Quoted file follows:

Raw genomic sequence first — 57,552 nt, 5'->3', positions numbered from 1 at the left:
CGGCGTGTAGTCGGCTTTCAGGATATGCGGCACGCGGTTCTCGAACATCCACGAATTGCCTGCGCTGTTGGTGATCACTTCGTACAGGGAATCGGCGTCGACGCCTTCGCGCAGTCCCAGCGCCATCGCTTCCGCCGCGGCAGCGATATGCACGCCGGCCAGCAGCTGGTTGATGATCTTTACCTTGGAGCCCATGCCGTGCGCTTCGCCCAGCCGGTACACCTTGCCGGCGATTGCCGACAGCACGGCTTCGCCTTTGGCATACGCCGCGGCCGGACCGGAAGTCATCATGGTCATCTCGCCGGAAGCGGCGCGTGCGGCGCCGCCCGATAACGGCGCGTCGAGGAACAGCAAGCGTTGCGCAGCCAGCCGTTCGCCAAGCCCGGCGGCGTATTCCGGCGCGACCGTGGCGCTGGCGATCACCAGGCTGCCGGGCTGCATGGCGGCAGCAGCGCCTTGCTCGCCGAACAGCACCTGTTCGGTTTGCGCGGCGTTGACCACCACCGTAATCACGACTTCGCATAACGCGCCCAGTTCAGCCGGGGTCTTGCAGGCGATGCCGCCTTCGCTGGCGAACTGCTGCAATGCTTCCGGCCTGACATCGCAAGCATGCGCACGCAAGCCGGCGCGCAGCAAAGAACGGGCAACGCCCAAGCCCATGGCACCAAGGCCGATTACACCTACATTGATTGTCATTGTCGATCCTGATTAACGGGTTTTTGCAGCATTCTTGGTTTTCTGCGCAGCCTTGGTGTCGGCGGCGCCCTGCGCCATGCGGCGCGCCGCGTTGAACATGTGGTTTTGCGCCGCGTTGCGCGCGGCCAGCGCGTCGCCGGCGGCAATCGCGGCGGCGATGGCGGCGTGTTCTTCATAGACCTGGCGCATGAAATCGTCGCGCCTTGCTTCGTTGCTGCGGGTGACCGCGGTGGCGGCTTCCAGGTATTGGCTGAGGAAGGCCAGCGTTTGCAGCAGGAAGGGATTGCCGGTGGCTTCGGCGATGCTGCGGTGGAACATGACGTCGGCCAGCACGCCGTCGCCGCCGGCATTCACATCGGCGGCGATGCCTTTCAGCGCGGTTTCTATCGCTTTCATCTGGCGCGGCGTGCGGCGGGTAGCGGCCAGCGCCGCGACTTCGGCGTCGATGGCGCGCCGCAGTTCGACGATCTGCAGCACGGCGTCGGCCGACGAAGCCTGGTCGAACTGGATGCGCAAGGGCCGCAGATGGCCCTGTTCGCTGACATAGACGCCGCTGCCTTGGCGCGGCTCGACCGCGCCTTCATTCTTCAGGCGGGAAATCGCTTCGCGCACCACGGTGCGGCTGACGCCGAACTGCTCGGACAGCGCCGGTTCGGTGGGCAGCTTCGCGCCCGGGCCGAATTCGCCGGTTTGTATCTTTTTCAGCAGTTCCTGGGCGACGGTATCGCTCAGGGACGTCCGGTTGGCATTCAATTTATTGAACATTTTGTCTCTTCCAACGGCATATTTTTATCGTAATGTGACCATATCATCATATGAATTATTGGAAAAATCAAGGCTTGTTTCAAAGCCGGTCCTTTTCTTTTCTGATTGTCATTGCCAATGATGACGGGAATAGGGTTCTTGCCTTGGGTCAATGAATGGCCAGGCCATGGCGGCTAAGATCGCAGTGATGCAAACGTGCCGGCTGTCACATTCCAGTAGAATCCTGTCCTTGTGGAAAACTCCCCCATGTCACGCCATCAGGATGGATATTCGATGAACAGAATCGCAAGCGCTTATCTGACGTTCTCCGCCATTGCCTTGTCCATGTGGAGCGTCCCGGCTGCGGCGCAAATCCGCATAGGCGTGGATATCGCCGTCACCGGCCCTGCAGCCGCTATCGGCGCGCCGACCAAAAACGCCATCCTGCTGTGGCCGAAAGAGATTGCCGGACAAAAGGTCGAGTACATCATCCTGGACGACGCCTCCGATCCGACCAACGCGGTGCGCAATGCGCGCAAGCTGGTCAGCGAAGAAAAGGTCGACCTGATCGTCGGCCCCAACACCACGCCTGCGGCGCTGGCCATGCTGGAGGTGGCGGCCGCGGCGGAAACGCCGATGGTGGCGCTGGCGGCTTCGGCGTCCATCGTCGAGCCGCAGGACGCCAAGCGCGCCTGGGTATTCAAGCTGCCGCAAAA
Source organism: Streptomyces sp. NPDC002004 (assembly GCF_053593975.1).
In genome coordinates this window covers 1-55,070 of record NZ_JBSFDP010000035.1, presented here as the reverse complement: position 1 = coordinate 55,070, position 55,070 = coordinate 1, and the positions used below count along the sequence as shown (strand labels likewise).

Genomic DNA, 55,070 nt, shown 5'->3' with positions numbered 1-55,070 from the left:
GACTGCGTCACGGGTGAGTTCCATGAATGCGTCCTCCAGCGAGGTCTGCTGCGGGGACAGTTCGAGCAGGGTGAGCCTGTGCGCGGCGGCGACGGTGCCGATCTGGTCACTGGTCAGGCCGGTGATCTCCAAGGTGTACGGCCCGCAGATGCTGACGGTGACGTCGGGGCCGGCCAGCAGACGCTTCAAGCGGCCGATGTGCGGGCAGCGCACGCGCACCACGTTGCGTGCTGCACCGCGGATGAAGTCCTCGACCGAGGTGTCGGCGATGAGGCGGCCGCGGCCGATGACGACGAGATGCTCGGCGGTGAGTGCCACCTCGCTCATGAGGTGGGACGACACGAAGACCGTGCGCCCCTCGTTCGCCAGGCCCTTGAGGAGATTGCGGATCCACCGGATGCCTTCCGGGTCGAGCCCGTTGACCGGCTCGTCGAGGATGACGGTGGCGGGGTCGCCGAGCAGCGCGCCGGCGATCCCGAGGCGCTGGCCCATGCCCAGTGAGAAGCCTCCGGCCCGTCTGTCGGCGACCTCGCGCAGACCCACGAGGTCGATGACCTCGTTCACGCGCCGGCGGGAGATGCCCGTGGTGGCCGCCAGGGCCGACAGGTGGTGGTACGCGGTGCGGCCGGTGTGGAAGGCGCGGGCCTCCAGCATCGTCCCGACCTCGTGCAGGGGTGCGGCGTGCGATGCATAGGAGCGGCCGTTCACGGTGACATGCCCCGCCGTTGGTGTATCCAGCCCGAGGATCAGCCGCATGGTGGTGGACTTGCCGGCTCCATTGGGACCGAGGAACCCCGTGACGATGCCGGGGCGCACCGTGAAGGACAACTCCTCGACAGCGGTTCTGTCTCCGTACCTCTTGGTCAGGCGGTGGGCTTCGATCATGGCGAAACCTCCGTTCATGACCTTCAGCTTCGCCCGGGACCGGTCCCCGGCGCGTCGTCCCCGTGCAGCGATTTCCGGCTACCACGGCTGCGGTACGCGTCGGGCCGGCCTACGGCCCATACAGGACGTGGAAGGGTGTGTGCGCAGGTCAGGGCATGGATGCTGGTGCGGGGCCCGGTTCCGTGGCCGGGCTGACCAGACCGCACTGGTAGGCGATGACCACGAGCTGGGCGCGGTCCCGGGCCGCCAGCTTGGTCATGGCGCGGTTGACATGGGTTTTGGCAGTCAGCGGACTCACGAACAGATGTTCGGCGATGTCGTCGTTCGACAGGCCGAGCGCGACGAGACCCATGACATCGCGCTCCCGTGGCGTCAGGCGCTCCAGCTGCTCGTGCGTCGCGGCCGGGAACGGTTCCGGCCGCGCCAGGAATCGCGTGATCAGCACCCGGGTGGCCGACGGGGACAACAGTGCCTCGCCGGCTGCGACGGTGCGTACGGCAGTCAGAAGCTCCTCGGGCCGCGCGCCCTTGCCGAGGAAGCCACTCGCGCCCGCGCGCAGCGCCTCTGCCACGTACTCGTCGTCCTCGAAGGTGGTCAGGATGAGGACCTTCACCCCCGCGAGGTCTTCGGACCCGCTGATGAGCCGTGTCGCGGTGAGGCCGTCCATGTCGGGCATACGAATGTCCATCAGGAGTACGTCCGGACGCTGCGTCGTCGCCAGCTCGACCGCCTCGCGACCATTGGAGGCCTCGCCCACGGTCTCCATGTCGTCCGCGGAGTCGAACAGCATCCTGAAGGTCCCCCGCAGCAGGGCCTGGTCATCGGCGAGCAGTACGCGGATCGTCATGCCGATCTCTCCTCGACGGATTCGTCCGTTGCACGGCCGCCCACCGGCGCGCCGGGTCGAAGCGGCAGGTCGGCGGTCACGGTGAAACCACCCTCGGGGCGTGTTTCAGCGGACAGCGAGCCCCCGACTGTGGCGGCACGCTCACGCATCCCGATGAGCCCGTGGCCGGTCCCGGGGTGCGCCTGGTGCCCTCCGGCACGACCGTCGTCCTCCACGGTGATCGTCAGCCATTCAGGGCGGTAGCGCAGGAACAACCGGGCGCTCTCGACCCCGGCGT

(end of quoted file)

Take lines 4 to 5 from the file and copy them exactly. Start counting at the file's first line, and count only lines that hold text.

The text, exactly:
In genome coordinates this window covers 1-55,070 of record NZ_JBSFDP010000035.1, presented here as the reverse complement: position 1 = coordinate 55,070, position 55,070 = coordinate 1, and the positions used below count along the sequence as shown (strand labels likewise).

Genomic DNA, 55,070 nt, shown 5'->3' with positions numbered 1-55,070 from the left: